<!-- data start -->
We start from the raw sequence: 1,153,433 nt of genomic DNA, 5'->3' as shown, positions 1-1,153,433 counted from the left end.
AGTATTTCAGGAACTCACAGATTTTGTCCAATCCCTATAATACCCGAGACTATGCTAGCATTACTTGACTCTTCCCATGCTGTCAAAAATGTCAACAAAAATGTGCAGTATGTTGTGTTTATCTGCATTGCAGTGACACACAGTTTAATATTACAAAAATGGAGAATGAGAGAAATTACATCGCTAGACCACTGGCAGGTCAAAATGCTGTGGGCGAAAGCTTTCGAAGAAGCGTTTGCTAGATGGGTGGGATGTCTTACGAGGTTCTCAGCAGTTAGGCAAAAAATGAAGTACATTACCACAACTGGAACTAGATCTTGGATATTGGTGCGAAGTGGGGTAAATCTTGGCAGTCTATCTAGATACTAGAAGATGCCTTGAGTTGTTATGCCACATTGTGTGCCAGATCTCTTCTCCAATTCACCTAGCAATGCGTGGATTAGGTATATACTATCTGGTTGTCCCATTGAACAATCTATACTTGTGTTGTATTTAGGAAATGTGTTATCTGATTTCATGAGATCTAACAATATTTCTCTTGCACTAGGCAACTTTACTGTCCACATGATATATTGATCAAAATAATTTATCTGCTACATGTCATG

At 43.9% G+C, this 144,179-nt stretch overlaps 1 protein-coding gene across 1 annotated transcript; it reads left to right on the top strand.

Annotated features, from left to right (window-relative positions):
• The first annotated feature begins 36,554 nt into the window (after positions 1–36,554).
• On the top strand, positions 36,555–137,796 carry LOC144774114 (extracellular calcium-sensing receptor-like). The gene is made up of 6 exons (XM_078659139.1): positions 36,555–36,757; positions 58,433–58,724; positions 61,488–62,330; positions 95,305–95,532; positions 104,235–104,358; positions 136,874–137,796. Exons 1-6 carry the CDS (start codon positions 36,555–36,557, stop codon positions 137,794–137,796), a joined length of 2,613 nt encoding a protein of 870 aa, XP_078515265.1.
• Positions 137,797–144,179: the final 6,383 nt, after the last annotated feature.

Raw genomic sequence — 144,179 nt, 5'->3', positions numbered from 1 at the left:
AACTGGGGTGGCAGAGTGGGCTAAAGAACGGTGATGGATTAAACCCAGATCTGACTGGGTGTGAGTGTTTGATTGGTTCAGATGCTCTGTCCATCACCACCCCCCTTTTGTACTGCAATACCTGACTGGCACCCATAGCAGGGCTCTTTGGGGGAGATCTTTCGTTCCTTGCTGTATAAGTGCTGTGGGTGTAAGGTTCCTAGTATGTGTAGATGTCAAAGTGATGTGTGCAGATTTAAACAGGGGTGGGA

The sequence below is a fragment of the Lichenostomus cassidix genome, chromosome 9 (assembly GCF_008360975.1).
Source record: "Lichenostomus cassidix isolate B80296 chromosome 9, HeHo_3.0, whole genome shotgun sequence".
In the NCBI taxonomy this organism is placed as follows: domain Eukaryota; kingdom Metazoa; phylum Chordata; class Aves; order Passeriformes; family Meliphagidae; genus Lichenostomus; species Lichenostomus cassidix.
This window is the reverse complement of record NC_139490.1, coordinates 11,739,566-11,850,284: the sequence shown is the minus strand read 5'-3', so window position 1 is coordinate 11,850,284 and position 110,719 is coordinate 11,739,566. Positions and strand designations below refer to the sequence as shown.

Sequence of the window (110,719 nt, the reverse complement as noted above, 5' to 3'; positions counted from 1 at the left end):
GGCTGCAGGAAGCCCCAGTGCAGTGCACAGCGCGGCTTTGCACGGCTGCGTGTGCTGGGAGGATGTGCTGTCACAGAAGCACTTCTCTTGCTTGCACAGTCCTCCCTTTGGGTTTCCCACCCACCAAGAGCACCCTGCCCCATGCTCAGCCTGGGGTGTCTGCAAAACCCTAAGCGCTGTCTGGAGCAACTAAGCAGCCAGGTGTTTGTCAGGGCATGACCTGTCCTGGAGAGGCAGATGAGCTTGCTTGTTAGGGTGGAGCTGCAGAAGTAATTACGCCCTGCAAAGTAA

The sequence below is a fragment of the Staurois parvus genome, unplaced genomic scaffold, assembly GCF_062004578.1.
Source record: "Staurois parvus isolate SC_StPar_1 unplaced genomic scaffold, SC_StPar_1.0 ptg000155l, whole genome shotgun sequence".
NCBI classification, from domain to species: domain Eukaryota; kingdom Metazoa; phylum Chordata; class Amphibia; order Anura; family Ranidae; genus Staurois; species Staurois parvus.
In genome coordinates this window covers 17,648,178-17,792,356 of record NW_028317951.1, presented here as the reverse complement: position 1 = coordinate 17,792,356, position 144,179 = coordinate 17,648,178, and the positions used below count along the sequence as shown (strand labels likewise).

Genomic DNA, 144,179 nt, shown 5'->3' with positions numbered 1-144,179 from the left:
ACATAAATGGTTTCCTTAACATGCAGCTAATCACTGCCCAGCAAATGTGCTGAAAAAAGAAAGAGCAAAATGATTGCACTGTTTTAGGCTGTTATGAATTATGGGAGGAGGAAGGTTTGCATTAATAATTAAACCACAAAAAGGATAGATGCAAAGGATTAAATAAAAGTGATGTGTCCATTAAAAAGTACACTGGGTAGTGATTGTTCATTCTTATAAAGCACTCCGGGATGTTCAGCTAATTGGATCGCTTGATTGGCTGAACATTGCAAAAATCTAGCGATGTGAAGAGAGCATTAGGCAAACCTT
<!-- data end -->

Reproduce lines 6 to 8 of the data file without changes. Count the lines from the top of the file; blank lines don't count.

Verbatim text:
• On the top strand, positions 36,555–137,796 carry LOC144774114 (extracellular calcium-sensing receptor-like). The gene is made up of 6 exons (XM_078659139.1): positions 36,555–36,757; positions 58,433–58,724; positions 61,488–62,330; positions 95,305–95,532; positions 104,235–104,358; positions 136,874–137,796. Exons 1-6 carry the CDS (start codon positions 36,555–36,557, stop codon positions 137,794–137,796), a joined length of 2,613 nt encoding a protein of 870 aa, XP_078515265.1.
• Positions 137,797–144,179: the final 6,383 nt, after the last annotated feature.

Raw genomic sequence — 144,179 nt, 5'->3', positions numbered from 1 at the left: